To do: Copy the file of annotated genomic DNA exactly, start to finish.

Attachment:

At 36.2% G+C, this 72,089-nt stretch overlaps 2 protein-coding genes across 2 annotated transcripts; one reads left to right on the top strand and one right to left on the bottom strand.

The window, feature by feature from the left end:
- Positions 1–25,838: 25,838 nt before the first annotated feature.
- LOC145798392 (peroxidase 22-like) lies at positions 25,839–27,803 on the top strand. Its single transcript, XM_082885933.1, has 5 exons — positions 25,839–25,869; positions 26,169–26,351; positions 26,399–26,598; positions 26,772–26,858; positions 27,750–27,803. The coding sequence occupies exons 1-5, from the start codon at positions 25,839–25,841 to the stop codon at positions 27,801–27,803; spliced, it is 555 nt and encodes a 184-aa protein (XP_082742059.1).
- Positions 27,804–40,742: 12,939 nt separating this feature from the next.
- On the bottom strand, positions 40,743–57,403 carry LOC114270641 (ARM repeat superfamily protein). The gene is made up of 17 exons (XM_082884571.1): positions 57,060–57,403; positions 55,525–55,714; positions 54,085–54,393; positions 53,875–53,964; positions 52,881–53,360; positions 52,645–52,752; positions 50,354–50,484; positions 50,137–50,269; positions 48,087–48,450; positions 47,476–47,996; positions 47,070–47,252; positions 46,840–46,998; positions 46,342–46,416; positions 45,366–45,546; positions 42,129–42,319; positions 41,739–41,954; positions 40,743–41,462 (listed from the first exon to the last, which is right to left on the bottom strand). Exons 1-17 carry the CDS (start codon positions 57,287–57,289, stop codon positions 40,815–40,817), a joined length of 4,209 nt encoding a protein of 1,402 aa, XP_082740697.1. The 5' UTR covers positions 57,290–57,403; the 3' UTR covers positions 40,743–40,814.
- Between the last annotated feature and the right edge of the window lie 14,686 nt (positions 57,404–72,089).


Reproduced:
At 36.2% G+C, this 72,089-nt stretch overlaps 2 protein-coding genes across 2 annotated transcripts; one reads left to right on the top strand and one right to left on the bottom strand.

The window, feature by feature from the left end:
- Positions 1–25,838: 25,838 nt before the first annotated feature.
- LOC145798392 (peroxidase 22-like) lies at positions 25,839–27,803 on the top strand. Its single transcript, XM_082885933.1, has 5 exons — positions 25,839–25,869; positions 26,169–26,351; positions 26,399–26,598; positions 26,772–26,858; positions 27,750–27,803. The coding sequence occupies exons 1-5, from the start codon at positions 25,839–25,841 to the stop codon at positions 27,801–27,803; spliced, it is 555 nt and encodes a 184-aa protein (XP_082742059.1).
- Positions 27,804–40,742: 12,939 nt separating this feature from the next.
- On the bottom strand, positions 40,743–57,403 carry LOC114270641 (ARM repeat superfamily protein). The gene is made up of 17 exons (XM_082884571.1): positions 57,060–57,403; positions 55,525–55,714; positions 54,085–54,393; positions 53,875–53,964; positions 52,881–53,360; positions 52,645–52,752; positions 50,354–50,484; positions 50,137–50,269; positions 48,087–48,450; positions 47,476–47,996; positions 47,070–47,252; positions 46,840–46,998; positions 46,342–46,416; positions 45,366–45,546; positions 42,129–42,319; positions 41,739–41,954; positions 40,743–41,462 (listed from the first exon to the last, which is right to left on the bottom strand). Exons 1-17 carry the CDS (start codon positions 57,287–57,289, stop codon positions 40,815–40,817), a joined length of 4,209 nt encoding a protein of 1,402 aa, XP_082740697.1. The 5' UTR covers positions 57,290–57,403; the 3' UTR covers positions 40,743–40,814.
- Between the last annotated feature and the right edge of the window lie 14,686 nt (positions 57,404–72,089).